Obstetric violence occurs too often leaving mother's feeling traumatized and disempowered during a time they should be feeling the greatest joy of their labor of love. In my experience of violence, carried out in the form of being rushed when one hour skin to skin was requested, proved to play a huge role in my son being unable to latch on within his first hours of life. I almost gave up in the hospital due to pressures by staff and my mother saying that my son looked dehyrdrated and undernourished and that I had to stick a formula bottle in his mouth before he died, essentially. This added pressure, following my pushing him out, along with him not latching on, only exacerbated my self doubt as a care giver to the point of tears. Yet, right in that moment, my son rejected the bottle! He would not open his mouth as I cried in surrender and shame, for I had been pushed to the edge. Pushed by hopsital staff, physicians, and family. But HE REJECTED THE BOTTLE. Shortly after he began nursing like a champion. I was glad (an now impressed) that he hadn't rejected me and clearly felt the instinct to latch on. He simply needed time. But not every mother gets loucky to understand, witness, or experience this. Many mothers feel powerless because they, along with society, are taught to view providers as authoritative figures and mothers in labor and delivery are often victimized and even coerced into this unhealthy dynamic during childbirth. Providers are not doing a good job creating safe space for mothers because they are focusing on numbers and getting to the next mother. Without the necessity to utilize surgical tools hospital do not get as much funding.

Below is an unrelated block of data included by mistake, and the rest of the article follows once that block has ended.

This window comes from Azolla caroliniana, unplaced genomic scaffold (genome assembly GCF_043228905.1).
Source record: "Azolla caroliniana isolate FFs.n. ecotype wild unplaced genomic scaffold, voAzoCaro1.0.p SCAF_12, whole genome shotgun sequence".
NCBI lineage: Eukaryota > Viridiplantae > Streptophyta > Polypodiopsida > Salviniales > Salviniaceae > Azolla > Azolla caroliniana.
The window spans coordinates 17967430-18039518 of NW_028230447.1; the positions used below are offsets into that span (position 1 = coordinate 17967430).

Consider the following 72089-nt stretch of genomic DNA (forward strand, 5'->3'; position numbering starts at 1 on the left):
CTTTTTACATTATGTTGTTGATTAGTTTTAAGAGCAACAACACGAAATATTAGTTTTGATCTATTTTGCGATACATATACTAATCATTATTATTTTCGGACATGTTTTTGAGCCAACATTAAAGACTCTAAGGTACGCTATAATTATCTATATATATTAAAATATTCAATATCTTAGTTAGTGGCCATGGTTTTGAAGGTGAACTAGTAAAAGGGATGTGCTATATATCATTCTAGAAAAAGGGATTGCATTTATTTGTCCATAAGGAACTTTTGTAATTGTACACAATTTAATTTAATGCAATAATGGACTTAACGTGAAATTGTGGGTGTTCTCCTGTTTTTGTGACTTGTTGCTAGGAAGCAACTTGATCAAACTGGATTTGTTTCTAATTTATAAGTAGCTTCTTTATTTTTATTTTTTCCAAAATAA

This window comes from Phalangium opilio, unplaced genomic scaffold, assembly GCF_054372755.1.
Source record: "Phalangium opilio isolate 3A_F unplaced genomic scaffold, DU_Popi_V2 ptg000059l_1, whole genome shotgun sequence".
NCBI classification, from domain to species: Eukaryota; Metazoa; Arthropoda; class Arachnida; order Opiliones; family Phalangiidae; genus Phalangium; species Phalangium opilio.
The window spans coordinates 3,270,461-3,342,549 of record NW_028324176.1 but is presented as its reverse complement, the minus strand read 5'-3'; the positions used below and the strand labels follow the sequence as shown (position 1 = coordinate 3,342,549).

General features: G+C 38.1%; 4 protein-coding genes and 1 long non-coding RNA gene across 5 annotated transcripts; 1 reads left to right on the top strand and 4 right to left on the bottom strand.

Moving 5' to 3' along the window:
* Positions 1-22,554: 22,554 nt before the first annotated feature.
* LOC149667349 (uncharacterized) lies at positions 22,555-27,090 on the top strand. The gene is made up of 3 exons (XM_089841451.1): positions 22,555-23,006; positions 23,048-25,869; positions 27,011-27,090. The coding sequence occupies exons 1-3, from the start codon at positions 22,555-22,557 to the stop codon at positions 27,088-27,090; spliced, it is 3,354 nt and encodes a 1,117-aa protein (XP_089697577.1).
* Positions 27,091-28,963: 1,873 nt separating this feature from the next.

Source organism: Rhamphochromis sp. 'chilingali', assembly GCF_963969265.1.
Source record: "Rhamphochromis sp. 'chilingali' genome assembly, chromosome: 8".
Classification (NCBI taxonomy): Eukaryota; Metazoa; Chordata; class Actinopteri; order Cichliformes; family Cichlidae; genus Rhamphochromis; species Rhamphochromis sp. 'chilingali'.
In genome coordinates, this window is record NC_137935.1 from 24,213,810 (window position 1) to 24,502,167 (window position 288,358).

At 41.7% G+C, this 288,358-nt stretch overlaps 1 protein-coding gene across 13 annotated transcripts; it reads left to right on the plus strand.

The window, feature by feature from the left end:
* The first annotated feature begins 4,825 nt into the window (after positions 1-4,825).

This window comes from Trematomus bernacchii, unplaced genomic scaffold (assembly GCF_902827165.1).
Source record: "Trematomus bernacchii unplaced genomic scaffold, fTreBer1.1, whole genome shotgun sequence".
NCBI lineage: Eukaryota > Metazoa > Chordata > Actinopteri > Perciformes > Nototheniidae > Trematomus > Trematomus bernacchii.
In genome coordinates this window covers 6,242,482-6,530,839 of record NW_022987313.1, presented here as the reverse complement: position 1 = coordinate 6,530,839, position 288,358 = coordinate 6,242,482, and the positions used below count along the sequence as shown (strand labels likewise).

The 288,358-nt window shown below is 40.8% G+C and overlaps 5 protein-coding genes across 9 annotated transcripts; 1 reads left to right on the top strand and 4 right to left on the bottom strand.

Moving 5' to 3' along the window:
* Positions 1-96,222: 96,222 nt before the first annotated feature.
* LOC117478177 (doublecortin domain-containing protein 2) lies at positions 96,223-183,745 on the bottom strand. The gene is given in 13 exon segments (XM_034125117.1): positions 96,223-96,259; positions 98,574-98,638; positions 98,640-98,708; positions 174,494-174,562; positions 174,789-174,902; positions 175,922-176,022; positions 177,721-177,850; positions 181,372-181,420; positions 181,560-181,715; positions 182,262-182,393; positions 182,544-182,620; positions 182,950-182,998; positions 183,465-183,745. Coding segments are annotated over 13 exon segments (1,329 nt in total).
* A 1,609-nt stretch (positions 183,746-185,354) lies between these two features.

The shame associated with our black bodies stems from historical systemic violence. The physical and sexual abuse we've encountered throughout colonialism and patriarchal dictatorships of, for example, having been ripped away in many cases from our young only to play the role of wet nurse to our master's children or being experimental subjects to our "authoritative figures" strongly plays into the dynamic of our labor and delivery room scenes. Subconsciously, our current mistreatment in the delivery rooms is endured because we feed into this false narrative of deficiency and not being enough as women in this patriarchial system. Imagine the level of self doubt felt women of color. During segregation we were not even allowed in the delivery and this worked to our advantage because many people of color resorted to midwivery. Once integration occurred racism followed into the delivery room and hospitals that serviced a majority of people of color were not well resourced. Simply pointing out the disadvantages.
But coupled with poor resources and being subjected to violence during the founding of this nation women of color are easily targeted and this needs to be eradicated. In my humble opinion the fact that 1 out 4 black mothers dies in child birth or gives birth to a pre-term or low weight child goes beyond genetic disposition (epigenetics). Violence shows up in oppression that breeds toxic stress no matter the socioeconomic status. Keeping individuals miseducated drastically decreases the chance to make informed decsions and restricting society from exploring and knowing our bodies perpetuates this oppression.
In what ways were you misinormed about the birthing process? Outside of labor and dellivery when have you felt powerless when going for a doctors visit?
Learn about the difference between ICI, IUI and IVF! In this section, we'll discuss three different ways that queer families might conceive.
When it came down to it, I just couldn’t stand the fact that it would take more than five minutes of googling to find a beautiful image of a brown-skinned pregnant person on a good-looking birth education flyer/poster/print-out/anything. And it didn’t just take five minutes — long after five minutes had passed, I gave up on the search. I frowned. Fumed a little. Sat back. And then I started to sketch. Before I tell you about The Educated Birth, let me tell you a little more about me.